Tomica Bajsić

Tomica Bajsić is a poet, prose writer, graphic designer, and translator who was born in Zagreb, Croatia in 1968. He is the translated poetry editor for Poezija/Poetry, a quarterly magazine of the Croatian Writers' Society, and chief editor and founder of Druga priča publishing. He attended the Academy of Fine Arts in Zagreb and has worked in art restoration, drawing, and design. He has been a board member for Croatian PEN Center, and is the editor of the Croatian edition of Lyriklinea, the world's library of poetry. His poetry and prose have been published in anthologies and literary journals in Croatia and abroad. His work has been translated into twelve languages including French, English, German, Spanish, Portuguese, Polish, Russian, Hungarian, Slovenian, Slovakian, and Chinese.

 

He is the author of six books of poetry and prose and a picture book, as well as the editor, translator and publisher of four international poetry anthologies. He was twice awarded high national awards for poetry.

 

Published books. Poetry: Južni križ (Goranovo proljeće, 1998), Pjesme svjetlosti i sjene (AGM, 2004), Zrak ispod mora (Biblioteka nagrade Dobriša Cesarić, 2009). Prose: Dva svijeta i još jedan (Naklada Ljevak, 2007). Poetry & Prose: Pobuna obješenih, poezija i prozni zapisi (Fraktura, 2008). Picture book: Ana i vila Velebita, (NP Velebit, 2007).

Find Tomica online at http://tomicabajsic.com/


Author Interview

What are your sources of inspiration?

Everyday life as a travelogue.

 

Describe your creative process.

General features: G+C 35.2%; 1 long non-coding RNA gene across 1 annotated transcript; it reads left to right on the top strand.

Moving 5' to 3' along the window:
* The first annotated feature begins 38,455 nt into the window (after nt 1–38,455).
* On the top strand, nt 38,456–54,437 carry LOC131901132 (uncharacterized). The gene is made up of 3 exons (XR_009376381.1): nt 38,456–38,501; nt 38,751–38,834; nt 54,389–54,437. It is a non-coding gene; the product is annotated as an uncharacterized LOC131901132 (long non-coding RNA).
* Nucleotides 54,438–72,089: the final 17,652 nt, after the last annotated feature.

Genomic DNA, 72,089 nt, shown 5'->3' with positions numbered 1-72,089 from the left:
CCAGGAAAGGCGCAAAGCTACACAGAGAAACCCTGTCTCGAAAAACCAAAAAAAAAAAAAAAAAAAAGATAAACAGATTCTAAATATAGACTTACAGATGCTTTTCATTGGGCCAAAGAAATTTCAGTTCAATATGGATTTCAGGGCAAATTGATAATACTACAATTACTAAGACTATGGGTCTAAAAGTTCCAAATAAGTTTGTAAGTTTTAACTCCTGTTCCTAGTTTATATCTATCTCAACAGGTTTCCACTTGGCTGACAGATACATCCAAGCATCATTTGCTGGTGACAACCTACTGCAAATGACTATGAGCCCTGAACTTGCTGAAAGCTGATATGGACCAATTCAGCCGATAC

Traveling towards the unknown using imagination as a walking stick.  

 

What are you reading now? Do you read literature that has been translated from other languages or just Croatian books?

Except Croatian, I read a lot of books in English but also translated ones. Recently I read an excellent book, Creole Nation, by Angolan author Jose Eduardo Agualusa. 

 

What are you working on now?

I’m working on a poetry book illustrated by my drawings that will be published in 2016 and translations of African poetry. Also, I have to finish a prose book.

 

Do you have a favorite English writer? 

There are many. Poets, too. Robert Louis Stevenson comes first to mind because his books are connected with childhood when you start to develop your own creativity, as it was with Twain, Hawthorne, Mellvile, Doyle, Poe, then Blake, Whitman, Sandburg, Eliot, Green, Kessey, Bishop, Forche, Collins, so many names that I will not mention now, but the youngest are David Benniof, writer of City of Thieves and Monica de la Torre. The problem with English language literature nowadays is that it is too self sufficient. 

 

What Croatian writers or books do you think should be available in English?

Those that are unique in expression, not influenced by ideology or hermetic tradition, or following an established rule.

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